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RE: The Subject Of Ship Design

Wed Sep 12, 2012 8:31 pm

Quoting N766UA (Reply 34):
I guess I'll use this opportunity to say that it's a real shame that the new generation of Canadian lakers have to be built in China. How ridiculous that we can't even build our own lake freighters anymore.

How do they get to the Lakes? They aren't really designed to tolerate ocean swells and they're too big to fit throught he locks in the Welland canals. Are they shipped in in sections?
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N766UA
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RE: The Subject Of Ship Design

Wed Sep 12, 2012 8:41 pm

Quoting DocLightning (Reply 38):
How do they get to the Lakes? They aren't really designed to tolerate ocean swells and they're too big to fit throught he locks in the Welland canals. Are they shipped in in sections?

I believe they are "seawaymax" size, meaning they will be able to enter the locks along the welland canal, and though not designed for oceans long-term, they are certainly built for wind and waves and should be able to tolerate such a journey with no problem.

Assuming their Chinese welds hold.
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RE: The Subject Of Ship Design

Thu Sep 13, 2012 12:04 am

Quoting zckls04 (Reply 35):
I was sailing down the stretch of water a few weeks ago between Alameda and Oakland and saw a huge cargo ship with hundreds of containers, and perched right on the top amongst a sea of red boxes was a 1950s Silver Streak camper. It looked very forlorn up there; I was quite surprised that they just plonk it on the top; I assumed it would be covered up in some way for its long journey.

You, sir...

...need to take me sailing.  
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Kiwirob
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RE: The Subject Of Ship Design

Thu Sep 13, 2012 8:46 am

Quoting N766UA (Reply 39):
Assuming their Chinese welds hold.

That's an unfair comment, the Chinese build better ships, faster and cheaper than yards anywhere else in the world. The US can't hold a candle to the Chinese when it comes to building commercial vessels.
 
sprout5199
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RE: The Subject Of Ship Design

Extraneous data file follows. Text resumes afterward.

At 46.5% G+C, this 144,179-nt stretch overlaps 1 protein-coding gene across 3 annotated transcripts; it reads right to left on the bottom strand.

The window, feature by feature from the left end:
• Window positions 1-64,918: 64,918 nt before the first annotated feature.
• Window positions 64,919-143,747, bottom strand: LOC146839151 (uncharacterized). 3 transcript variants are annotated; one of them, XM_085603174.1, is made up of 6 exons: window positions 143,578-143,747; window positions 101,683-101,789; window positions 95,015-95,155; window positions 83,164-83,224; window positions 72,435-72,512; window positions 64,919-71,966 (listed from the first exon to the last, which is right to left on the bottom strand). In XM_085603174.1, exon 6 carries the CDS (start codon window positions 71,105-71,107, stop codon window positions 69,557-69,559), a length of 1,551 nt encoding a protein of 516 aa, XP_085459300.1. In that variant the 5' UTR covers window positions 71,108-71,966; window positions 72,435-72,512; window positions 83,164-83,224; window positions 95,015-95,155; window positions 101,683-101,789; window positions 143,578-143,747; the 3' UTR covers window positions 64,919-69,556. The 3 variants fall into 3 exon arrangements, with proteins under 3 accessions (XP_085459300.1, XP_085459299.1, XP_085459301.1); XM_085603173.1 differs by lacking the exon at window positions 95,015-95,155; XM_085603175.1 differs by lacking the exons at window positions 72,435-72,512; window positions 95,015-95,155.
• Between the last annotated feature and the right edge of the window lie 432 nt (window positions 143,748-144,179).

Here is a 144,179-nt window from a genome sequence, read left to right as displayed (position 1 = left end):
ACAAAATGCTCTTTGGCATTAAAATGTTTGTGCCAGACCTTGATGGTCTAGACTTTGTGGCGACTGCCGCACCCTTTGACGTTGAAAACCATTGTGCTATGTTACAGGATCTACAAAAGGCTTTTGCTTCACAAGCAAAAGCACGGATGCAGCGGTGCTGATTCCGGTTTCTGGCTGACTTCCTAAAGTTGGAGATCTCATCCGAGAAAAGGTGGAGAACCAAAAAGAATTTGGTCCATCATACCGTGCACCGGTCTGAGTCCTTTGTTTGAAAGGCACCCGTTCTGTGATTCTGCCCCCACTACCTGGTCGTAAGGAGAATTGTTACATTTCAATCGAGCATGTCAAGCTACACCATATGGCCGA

Thu Sep 13, 2012 3:43 pm

Quoting KiwiRob (Reply 41):
The US can't hold a candle to the Chinese when it comes to building commercial vessels.

You need to add "for the same cost".

Quoting DocLightning (Reply 22):
That does make sense. Still doesn't explain to me why even large and fast ships like Emma Maersk have single screw propulsion.

Its like having four wheel drive. If its not needed, then dont have it. A single screw has less hull penatrations, less things to break and so on. Like having 2 jet engines vs four. If 90% of its time is in open water why have thrusters, azipods, and so on.

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RE: The Subject Of Ship Design

Thu Sep 13, 2012 4:26 pm

Quoting N766UA (Reply 37):
Also, the lakes see very different kinds of waves than the ocean. In the open ocean, you get long, rolling waves going in a single direction. On the lakes, you get far more frequent waves and they come from 2 or 3 different directions, exerting a "yawing" effect on the boats. They'll never be as tall as open-ocean waves, but they can be just as nasty.

On Lake Superior you'll get waves in rapid succession, referred to as "three sister waves". What's ends up happening is tons of water being dumped on the deck and not enough time to drain it away. End result for some ships, a trip to the bottom.
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Kiwirob
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RE: The Subject Of Ship Design

Thu Sep 13, 2012 5:03 pm

Quoting DocLightning (Reply 30):

So if single-screw propulsion is more efficient (and I believe her screw has six blades), why do cruise ships seem to have a minimum of two?

Cruise lines wouldn't want to take the risk, especially in tort happy America.

Quoting sprout5199 (Reply 42):
You need to add "for the same cost".

Not even for the same cost, simple fact is a Chinese shipyard is ligthyears ahead in technology than any yard in the US. Just look at the mess the Project America cruise ships turned into, the first hull was so badly build by Litton Ingalls Lloyd Werft in German had to completely rebuild her, the other ship was canned.
 
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RE: The Subject Of Ship Design